Dear Jane Rine

A friend tempted me into starting this design. Dear Jane is a gigantic quilt that was converted into a cross stitch design (stitch size 695 x 695) several years ago. The large blocks didn’t appeal to me, so I had stayed away. Recently, smaller versions were published on a Facebook group and blog by a stitcher in the Netherlands. Dear Jane Rine is 295 x 295; Mini Dear Jane 185 x 185; and Micro Dear Jane is 121 x 121. I am stitching the first one in this list. Gloriana’s Peacock floss, which was sitting in my stash unused for several years because I didn’t know what to do with it, seemed perfect for this piece.

But finding a neutral color for the square blocks was a struggle. I tried four shades of Zebra Dove and one of Zinc (the greenish one at the bottom).

 

My friend suggested I try a brown or gold that resonates with the gold in the Peacock. Umbrage, Quernstones, Haywains, and Oil of Amber were the next set of candidates:

The winner was Oil of Amber: 

This is where I am as of today: 

Pattern: Dear Jane Rine
Designer: Rine Oddens (Dear Rine)
Fabric: Portuguese linen (40ct)
Threads: Gloriana silk: Peacock; HDF Silk Oil of Amber 4115
Started: September 7, 2017

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Traveling WIPs – 10

I chose this little blackwork project for my recent trip to Iceland. I had a lot of fun showing Ringmus some of the beautiful sights of Iceland 🙂 Of course, some of them he could not see because I had not given him eyes yet! At Mælifellssandur in South Iceland:

At Skessugarður (the Rampart of the Giantess) in Northeast Iceland:

At Gjástykki, the beautiful lava fields in North Iceland:

And finally, the poor bird got to see some lush colors and streams instead of desert and barren rocks. At Flateyjardalur, the deserted but incredibly beautiful valley in North Iceland:

Pattern: Ringmus
Designer: Miriam (Borduurblog)
Fabric: 26-ct cotton/linen
Threads: HDF silk – Blackboard (premium)
Started: September 15, 2017
Finished: September 25, 2017

Ringmus

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For my trip to Iceland this time, I decided to take very small projects. So small that the fabric would fit into my hands without falling over my lap, and that I could finish during the trip. This bird was one of them. I wanted to try my hand at blackwork, which was another reason I chose this pattern. I really enjoyed stitching this and plan to venture into larger blackwork pieces soon.

According to Wikipedia, the ringmus ( Passer montanus ) is a songbird from the sparrows and snowmongers ( Passeridae ) family.

Pattern: Ringmus
Designer: Miriam (Borduurblog)
Fabric: 26-ct cotton/linen
Threads: HDF silk – Blackboard (premium)
Started: September 15, 2017
Finished: September 25, 2017

Enchanted

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After two years of sluggish stitching, I finally have a respectable finish! This design was an absolute pleasure to stitch. It is rare for a cross-stitch design to be both aesthetically pleasing AND fun to stitch. So many of them suck you in because they look gorgeous but once you start stitching, the attraction wears off and you have to plod on to the finish line. Others look like I would enjoy stitching them but the overall look of the piece is too simplistic or childish. Kathy Barrick’s designs achieve a lovely balance between beauty and fun.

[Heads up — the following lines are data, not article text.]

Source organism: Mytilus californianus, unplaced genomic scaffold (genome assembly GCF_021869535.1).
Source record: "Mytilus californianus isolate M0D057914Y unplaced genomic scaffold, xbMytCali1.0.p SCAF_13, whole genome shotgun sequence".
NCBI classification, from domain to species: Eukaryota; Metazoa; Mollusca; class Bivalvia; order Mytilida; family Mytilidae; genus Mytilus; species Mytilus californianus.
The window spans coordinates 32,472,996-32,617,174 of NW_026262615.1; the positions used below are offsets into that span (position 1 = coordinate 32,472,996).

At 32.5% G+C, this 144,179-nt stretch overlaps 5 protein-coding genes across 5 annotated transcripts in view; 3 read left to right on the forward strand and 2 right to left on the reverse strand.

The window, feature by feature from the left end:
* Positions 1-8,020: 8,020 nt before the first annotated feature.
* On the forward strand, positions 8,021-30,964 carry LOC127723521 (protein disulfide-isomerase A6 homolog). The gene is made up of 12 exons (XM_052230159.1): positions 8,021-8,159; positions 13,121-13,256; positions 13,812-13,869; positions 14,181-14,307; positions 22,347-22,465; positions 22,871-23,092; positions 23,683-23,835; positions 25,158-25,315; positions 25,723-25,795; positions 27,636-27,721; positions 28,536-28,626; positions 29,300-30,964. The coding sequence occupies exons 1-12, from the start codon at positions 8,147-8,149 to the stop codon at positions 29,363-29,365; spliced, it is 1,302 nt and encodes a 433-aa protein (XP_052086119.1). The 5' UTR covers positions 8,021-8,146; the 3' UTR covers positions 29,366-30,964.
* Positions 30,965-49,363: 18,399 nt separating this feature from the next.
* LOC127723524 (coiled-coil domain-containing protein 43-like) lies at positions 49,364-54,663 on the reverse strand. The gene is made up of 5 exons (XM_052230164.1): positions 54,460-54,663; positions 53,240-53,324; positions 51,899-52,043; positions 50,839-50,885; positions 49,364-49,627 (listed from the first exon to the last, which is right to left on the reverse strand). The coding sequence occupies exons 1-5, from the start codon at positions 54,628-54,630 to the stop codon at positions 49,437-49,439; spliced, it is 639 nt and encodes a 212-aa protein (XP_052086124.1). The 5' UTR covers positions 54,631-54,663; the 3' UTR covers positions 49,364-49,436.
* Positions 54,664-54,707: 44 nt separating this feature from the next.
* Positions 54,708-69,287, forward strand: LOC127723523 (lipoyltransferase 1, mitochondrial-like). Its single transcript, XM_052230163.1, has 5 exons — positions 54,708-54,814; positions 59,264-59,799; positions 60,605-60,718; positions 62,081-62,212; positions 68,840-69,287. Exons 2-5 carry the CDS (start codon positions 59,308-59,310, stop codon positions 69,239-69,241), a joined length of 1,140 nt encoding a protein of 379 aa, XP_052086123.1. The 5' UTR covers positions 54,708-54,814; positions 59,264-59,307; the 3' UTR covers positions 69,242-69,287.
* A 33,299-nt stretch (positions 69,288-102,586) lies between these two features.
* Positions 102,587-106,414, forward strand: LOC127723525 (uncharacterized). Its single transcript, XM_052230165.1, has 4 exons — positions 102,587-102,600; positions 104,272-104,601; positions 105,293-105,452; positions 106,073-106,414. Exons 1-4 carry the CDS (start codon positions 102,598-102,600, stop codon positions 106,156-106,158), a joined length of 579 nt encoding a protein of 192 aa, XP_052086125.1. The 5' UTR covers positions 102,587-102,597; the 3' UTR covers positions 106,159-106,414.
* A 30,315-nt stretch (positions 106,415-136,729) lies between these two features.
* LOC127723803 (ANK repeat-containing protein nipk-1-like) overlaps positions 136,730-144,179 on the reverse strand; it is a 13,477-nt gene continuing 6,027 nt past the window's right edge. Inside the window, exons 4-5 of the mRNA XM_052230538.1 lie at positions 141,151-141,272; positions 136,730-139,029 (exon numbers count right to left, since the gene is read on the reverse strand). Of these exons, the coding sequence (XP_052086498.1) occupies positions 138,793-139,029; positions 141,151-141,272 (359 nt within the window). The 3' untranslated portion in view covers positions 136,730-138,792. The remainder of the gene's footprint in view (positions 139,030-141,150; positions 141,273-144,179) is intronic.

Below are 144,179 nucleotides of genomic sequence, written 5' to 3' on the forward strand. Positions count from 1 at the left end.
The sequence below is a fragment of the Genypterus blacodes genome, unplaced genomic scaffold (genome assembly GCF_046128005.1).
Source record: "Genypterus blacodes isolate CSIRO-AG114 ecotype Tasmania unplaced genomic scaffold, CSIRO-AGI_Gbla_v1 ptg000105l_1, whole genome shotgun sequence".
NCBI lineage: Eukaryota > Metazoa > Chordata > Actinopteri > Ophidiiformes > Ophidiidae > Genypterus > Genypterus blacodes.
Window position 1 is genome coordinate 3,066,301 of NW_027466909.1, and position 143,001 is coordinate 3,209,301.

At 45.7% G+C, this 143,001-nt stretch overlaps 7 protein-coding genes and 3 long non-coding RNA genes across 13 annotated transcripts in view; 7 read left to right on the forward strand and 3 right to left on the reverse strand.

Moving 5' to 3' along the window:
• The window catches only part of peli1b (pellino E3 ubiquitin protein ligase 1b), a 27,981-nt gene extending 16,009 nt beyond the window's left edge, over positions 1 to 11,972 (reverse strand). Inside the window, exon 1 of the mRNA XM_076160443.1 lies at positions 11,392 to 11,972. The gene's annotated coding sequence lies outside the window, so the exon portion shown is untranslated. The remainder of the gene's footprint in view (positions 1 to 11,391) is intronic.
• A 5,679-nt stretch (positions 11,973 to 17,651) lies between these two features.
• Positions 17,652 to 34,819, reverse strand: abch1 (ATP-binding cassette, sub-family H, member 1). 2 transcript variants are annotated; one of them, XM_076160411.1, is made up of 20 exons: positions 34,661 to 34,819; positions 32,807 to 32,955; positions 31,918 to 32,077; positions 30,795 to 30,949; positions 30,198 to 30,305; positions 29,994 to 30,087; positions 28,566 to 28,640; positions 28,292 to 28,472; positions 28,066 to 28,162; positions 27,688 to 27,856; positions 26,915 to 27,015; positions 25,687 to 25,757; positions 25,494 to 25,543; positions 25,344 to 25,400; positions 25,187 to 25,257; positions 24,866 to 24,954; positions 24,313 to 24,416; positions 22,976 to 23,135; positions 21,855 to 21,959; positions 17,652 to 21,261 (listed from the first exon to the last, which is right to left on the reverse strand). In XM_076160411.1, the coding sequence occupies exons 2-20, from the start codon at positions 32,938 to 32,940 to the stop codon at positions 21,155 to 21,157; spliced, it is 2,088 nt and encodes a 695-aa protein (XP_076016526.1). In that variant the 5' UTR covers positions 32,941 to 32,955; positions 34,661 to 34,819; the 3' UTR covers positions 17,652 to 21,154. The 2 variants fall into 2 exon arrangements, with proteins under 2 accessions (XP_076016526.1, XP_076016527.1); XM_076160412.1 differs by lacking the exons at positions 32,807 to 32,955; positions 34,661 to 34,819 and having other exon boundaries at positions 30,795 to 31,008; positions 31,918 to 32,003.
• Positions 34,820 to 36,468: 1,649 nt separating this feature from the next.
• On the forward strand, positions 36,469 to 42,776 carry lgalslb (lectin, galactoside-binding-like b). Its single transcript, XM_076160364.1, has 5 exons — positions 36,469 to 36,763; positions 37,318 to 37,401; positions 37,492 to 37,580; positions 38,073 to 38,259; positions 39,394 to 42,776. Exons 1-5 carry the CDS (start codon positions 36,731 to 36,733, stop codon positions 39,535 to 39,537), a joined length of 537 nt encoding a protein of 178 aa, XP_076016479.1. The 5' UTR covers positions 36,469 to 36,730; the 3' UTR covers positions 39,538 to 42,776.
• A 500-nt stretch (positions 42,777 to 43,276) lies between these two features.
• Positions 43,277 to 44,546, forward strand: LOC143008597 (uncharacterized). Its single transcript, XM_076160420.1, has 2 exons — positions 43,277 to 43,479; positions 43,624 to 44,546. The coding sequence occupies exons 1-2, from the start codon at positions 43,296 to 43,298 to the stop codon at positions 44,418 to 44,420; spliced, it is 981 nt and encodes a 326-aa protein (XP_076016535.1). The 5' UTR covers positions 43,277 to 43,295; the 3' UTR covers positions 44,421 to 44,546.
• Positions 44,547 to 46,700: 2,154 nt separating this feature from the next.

There is enough movement and flow to the design, enough colors to keep you interested and challenged but never so much that you get fed up and wonder why you wanted to stitch the darn piece in the first place.

And I just love the whimsical charm of her patterns.

I was aiming for a brighter look than the stitched model on the pattern. I also replaced the brown flowers in the original with a variegated pale white-ish thread. Lastly, I replace the fictitious 1824 with the birth year of my beloved brother-in-law who passed away last year.

Pattern: Enchanted (Carriage House Samplings)
Designer: Kathy Barrick
Fabric: 36-ct HDF linen Zymurgy
Threads: HDF silks – BeSeeded (deer), Examplar Lark’s Tongue and Light French Artichoke (flowers), Ochre 4409 (leaves), Oil of Amber 4111 (hooves and tail)
Started: September 16, 2016
Finished: September 2, 2017

Petits Alphabets

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I had started this small piece several years ago as a travel project. It’s interesting how a simple, cute pattern can quickly become pesky and tiresome once you start stitching it. The little house was easy of course, but the alphabets were the reason this piece languished for so many years. Each one had to be started and finished separately because I am loath to carry thread over for more than 2-3 stitches. So after a while, I gave up stitching it on planes because it was so tedious. I finally finished it this week. On my couch at home.

The fabric is a scrap of Dauphin. I had stumbled upon a thick stack of Dauphin fabric scraps at Vikki’s factory; they were discards from Bob’s dyeing experiments and they weren’t going to sell them. Needless to say, I saved them from the trash bin for exactly this purpose – to stitch smalls.

Pattern: Petits Alphabets (free at PCB Dijon)
Designer: Sylvaine Lenoir
Fabric: 40ct Dauphin (scrap)
Threads: HDF pre-dyed silk
Started: March 25, 2013
Finished July 20, 2017

 

Randje Per Week – Weeks 18 to 54

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This was a year-long stitch along started by two Dutch ladies in 2014. Two bands were released each week for a total of 106 bands (the first installment had four bands). I made it up to band 52, then gave up working on it for some reason. Maybe I got fed up of the deceptive nature of the bands. Because of the repetitive motif, you are lulled into believing it’s a quick and easy stitch.

After a long hiatus, however, my mind kept going back to it, so this weekend, I worked on it again. I finished bands 53 and 54. I plan to do a little bit each week and finish it this year.

Pattern: Randje Per Week (free pattern; now on sale)